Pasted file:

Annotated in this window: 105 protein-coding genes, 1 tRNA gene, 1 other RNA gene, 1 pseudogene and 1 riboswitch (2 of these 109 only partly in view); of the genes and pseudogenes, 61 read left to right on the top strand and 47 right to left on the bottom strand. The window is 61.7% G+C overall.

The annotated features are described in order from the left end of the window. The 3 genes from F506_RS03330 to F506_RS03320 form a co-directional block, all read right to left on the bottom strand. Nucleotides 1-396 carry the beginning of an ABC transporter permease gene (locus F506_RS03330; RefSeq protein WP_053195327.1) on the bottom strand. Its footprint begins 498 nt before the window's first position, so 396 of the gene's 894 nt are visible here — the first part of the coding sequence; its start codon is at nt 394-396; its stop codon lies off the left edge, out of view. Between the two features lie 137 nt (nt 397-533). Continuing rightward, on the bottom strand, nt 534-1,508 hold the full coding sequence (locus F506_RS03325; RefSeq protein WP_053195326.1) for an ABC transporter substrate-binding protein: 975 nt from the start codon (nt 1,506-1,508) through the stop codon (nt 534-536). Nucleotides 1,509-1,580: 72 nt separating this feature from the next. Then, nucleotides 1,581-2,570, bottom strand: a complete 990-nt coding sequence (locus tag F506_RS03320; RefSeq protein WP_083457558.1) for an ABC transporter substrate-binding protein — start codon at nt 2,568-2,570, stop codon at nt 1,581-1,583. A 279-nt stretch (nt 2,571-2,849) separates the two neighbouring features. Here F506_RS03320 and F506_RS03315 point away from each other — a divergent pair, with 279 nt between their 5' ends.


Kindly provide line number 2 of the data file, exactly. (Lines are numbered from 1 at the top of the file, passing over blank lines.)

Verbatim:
The annotated features are described in order from the left end of the window. The 3 genes from F506_RS03330 to F506_RS03320 form a co-directional block, all read right to left on the bottom strand. Nucleotides 1-396 carry the beginning of an ABC transporter permease gene (locus F506_RS03330; RefSeq protein WP_053195327.1) on the bottom strand. Its footprint begins 498 nt before the window's first position, so 396 of the gene's 894 nt are visible here — the first part of the coding sequence; its start codon is at nt 394-396; its stop codon lies off the left edge, out of view. Between the two features lie 137 nt (nt 397-533). Continuing rightward, on the bottom strand, nt 534-1,508 hold the full coding sequence (locus F506_RS03325; RefSeq protein WP_053195326.1) for an ABC transporter substrate-binding protein: 975 nt from the start codon (nt 1,506-1,508) through the stop codon (nt 534-536). Nucleotides 1,509-1,580: 72 nt separating this feature from the next. Then, nucleotides 1,581-2,570, bottom strand: a complete 990-nt coding sequence (locus tag F506_RS03320; RefSeq protein WP_083457558.1) for an ABC transporter substrate-binding protein — start codon at nt 2,568-2,570, stop codon at nt 1,581-1,583. A 279-nt stretch (nt 2,571-2,849) separates the two neighbouring features. Here F506_RS03320 and F506_RS03315 point away from each other — a divergent pair, with 279 nt between their 5' ends.